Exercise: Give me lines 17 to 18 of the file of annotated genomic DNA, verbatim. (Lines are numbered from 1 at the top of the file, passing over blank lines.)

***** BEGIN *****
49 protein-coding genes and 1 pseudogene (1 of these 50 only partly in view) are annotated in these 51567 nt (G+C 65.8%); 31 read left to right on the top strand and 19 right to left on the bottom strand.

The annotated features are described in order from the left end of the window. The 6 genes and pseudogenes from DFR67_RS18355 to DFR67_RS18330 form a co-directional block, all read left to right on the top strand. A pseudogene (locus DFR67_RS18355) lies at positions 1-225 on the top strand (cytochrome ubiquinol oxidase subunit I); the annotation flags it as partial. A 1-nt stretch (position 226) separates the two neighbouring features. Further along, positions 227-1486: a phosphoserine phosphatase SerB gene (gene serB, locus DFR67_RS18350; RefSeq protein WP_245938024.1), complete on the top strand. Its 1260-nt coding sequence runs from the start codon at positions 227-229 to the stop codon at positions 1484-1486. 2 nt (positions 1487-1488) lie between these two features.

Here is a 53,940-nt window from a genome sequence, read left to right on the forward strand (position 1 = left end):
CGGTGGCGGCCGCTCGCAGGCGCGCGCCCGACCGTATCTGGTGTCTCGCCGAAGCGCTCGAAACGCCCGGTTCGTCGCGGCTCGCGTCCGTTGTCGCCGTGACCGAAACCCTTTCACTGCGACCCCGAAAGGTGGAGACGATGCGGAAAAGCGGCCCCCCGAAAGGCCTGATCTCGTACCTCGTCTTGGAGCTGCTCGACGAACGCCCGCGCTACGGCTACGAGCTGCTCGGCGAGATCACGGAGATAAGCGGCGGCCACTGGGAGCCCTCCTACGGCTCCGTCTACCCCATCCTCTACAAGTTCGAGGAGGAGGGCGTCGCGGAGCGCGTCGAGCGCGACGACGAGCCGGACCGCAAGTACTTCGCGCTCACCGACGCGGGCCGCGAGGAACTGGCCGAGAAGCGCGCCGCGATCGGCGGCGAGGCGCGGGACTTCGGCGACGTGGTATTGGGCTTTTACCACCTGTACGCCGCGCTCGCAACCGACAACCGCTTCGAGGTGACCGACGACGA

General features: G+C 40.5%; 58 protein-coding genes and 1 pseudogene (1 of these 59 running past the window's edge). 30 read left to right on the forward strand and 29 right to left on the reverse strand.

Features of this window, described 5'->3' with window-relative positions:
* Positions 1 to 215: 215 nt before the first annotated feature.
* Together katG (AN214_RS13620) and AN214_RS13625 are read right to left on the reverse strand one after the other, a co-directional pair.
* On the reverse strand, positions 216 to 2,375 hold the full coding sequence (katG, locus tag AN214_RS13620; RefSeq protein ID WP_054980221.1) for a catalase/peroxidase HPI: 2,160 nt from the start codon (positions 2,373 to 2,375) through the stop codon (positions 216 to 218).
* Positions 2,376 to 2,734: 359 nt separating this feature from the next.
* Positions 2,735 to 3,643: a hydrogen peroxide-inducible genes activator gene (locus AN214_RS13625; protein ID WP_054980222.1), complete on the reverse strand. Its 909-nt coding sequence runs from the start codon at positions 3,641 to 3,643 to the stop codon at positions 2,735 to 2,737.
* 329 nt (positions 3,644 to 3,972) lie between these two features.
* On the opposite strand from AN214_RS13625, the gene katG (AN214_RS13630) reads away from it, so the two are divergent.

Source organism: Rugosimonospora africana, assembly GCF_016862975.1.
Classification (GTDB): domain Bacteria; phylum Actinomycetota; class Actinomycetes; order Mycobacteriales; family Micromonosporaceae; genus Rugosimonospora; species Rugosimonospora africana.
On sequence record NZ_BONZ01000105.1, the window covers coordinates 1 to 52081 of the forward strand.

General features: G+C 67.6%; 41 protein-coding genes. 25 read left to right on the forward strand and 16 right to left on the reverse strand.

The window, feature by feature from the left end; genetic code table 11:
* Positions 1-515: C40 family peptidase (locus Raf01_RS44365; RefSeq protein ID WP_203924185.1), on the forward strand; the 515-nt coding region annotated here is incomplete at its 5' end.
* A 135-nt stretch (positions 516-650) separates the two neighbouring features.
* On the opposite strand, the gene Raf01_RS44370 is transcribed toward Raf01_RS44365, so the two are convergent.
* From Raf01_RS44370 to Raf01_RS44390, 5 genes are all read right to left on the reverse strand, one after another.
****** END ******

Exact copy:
General features: G+C 67.6%; 41 protein-coding genes. 25 read left to right on the forward strand and 16 right to left on the reverse strand.

The window, feature by feature from the left end; genetic code table 11: